Raiders hungry for some respect


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Jan 22, 2006
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Raiders hungry for some respect
Dismissed team looks to get sneer back under new coach Shell
By Bill Soliday, STAFF WRITER

NAPA — The Oakland Raiders have an instant advantage going into this season. Hardly anybody expects much from them.
That contrasts to last year when nobody was sure what might happen if Kerry Collins was tossed in with Randy Moss and LaMont Jordan. At least potentially the team looked scary.

It turned scary all right — a 4-12 finish after a 4-6 start, Moss injured, Collins booed out of town and Jordan making do with subpar blocking.

Jump to today as the team reports to Napa for a month-long training camp. There's a new coach, a new quarterback and assorted other trinkets but no wholesale change.

So after three years of futility (a league worst 13-35 record) if there is fear involving the Raiders it is that they might wind up in intensive care.

Al Davis saw the withering state of respect for his Raiders and was disturbed. When the owner tabbed Art Shell to return as coach he promised, if nothing else, a return to Raider football.

"It may take us a short while, but we'll get that nastiness of the Raiders back," Davis vowed.

Snickers followed in Denver, Kansas City and San Diego where the Raiders are 2-16 against AFC West foes since 2003. Given that, how could they possibly take the Raiders seriously?

It should be a Raider advantage.

What would pass as achievable improvement? There are even optimistic fans who say 8-8. To Shell, that is minimalistfrom Sports 1


"We have some good football players on our team, we really do," Shell said. "But we have to have more than just talent. We have to develop it, get them to the point where they know how to win and understand what it takes."

Five things that will go a long way toward getting the Raiders out of the No Fun House.

1. Buckle down, start fast, stay hungry.

Training camp will be tough. Shell promises trial by fire to root out those who lack the will: there will be two-a-days in pads for the first week.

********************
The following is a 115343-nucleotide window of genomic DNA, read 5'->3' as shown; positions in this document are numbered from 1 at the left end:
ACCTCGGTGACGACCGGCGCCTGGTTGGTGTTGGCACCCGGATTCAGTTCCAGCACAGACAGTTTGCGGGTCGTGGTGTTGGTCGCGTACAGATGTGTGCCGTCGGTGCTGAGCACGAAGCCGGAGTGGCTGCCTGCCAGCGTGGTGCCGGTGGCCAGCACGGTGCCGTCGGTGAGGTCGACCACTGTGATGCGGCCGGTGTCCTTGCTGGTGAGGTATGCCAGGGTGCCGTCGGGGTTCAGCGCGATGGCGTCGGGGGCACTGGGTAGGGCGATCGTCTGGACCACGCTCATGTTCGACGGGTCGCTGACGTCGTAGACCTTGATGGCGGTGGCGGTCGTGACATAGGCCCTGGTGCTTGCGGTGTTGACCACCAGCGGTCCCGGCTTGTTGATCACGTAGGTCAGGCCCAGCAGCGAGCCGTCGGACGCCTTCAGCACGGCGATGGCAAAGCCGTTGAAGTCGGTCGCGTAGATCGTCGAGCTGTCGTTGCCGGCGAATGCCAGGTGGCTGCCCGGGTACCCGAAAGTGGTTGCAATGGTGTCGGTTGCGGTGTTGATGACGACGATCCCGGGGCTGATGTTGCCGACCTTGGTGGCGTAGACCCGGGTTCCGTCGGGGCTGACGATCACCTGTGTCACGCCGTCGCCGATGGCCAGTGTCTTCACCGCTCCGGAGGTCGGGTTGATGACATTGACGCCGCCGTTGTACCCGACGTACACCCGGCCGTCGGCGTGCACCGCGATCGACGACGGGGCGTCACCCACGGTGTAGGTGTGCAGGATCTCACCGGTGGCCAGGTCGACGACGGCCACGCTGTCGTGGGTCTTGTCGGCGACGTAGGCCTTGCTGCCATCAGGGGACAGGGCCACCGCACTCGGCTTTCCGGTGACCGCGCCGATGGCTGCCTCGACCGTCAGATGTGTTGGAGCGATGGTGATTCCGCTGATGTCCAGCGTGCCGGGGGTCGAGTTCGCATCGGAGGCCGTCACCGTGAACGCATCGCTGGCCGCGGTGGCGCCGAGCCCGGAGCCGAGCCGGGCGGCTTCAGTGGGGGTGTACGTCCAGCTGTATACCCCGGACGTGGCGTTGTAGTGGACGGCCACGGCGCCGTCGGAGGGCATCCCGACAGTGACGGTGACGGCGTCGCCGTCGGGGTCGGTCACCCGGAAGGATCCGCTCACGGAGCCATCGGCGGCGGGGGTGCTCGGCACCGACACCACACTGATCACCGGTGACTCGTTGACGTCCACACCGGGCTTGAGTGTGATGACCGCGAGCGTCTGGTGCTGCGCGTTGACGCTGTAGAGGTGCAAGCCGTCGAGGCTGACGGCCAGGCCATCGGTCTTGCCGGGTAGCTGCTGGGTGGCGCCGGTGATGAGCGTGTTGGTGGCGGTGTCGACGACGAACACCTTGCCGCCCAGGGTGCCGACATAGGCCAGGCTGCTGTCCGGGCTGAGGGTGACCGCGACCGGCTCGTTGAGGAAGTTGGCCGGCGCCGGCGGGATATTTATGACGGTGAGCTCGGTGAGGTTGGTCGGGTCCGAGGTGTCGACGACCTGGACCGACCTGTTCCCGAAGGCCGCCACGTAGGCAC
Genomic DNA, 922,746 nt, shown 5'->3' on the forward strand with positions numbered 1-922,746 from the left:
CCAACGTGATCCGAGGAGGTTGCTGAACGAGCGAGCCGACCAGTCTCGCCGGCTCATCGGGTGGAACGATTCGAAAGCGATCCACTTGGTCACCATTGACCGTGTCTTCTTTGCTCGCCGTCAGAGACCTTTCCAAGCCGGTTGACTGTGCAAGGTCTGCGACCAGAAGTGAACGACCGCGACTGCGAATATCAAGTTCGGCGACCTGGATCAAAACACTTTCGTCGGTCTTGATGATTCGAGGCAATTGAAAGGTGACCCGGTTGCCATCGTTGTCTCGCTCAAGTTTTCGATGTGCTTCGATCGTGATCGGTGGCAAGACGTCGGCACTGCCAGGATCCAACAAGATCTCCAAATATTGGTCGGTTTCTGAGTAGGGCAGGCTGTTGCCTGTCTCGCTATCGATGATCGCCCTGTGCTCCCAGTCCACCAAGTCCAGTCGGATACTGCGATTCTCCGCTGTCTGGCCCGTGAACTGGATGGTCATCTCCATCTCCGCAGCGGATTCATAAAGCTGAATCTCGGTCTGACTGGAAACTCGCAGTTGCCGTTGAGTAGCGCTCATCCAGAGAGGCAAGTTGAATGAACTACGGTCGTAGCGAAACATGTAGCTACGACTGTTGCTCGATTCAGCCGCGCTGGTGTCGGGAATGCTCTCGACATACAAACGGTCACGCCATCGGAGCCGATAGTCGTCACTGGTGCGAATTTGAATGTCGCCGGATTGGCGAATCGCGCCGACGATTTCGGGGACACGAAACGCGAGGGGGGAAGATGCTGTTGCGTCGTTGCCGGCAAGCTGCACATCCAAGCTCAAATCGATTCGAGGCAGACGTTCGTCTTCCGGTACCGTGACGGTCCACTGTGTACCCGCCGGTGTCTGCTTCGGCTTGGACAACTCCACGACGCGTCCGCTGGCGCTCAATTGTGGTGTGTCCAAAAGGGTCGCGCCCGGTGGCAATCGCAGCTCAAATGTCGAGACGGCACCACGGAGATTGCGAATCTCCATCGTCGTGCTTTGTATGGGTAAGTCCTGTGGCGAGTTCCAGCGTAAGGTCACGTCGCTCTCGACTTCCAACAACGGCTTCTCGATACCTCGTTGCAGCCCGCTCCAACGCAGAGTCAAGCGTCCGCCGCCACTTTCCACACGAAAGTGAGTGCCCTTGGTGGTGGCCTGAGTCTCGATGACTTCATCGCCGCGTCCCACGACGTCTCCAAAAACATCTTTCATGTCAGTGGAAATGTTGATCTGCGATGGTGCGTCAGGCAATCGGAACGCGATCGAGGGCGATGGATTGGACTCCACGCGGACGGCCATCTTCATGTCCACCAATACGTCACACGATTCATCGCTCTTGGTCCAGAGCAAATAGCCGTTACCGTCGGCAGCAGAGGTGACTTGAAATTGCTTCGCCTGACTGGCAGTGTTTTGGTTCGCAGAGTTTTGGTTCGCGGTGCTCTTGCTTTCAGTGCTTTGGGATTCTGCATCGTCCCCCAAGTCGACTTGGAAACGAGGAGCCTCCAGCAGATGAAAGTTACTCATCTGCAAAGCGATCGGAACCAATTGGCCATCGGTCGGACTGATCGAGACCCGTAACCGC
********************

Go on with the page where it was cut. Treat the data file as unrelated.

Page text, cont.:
He knows success is there for the taking early in the year. The first six games (San Diego, at Baltimore, Cleveland, at San Francisco, at Denver, Arizona) create a scenario where they could be a confident 4-2 entering the critical five-game juncture of the season (Pittsburgh, at Seattle, Denver, at Kansas City, at San Diego).

Then there is the matter of finishing strong, something the Raiders haven't done the last three years. They have finished 1-5, 1-4 and 0-6, a cumulative 2-15. That says something about the culture — something that must change.

2. Fix the offensive line.

After the line had a poor year, Shell said "that is the group we've got to get going this year."

He shuffled the deck: Robert Gallery going from right to left tackle, Barry Sims going one spot over to left guard, Langston Walker shifting from left guard to right tackle and rookie Paul McQuistan starting at right guard. Center Jake Grove is the only player still at his old position.

Gallery is the key.

"I told him 'You're too good a football player not to be mentioned to the Pro Bowl,'" Shell said. "He's accepted that challenge. His potential is way out there. He can be as good as he wants to be."

3. Start forcing turnovers.

Although there was scant statistical evidence, Oakland was better on defense last year. There was one flaw: just five interceptions. At least 10 possible picks were dropped.

Even with cornerback Charles Woodson gone, four former first-round picks remain in the secondary, including top draft pick Michael Huff. Picks come from pressure, and returning NFL sack leader Derrick Burgess is joined by Lance Johnstone and a smallish but quick tackle tandem in Tommy Kelly and Warren Sapp. It should happen.

4. Keep the three irreplaceable players healthy.

Injuries are always a key, but three players the Raiders simply cannot afford to lose are Moss, Jordan and Sapp. All missed time in 2005.

Last year Moss played hurt for three-quarters of the season and was a shadow of what he had been. If Jordan goes down again, who fills the gap? Sapp missed the final six games with a torn rotator cuff. The team lost all six.

5. The quarterback.

There is pressure on Aaron Brooks, but the goal is just the opposite.

Benched in New Orleans for erratic play, he's getting a fresh start in a new system. The key is not to place the entire burden on him. If the Raiders run effectively as planned, Brooks needn't pass often. And when teams learn to respect the run, Moss and Jerry Porter should be open deep.

Some of the best Raider football in Shell's playing days came with the quarterback throwing 15-18 passes a game. If Brooks has to throw 30-35 times a game, watch out.
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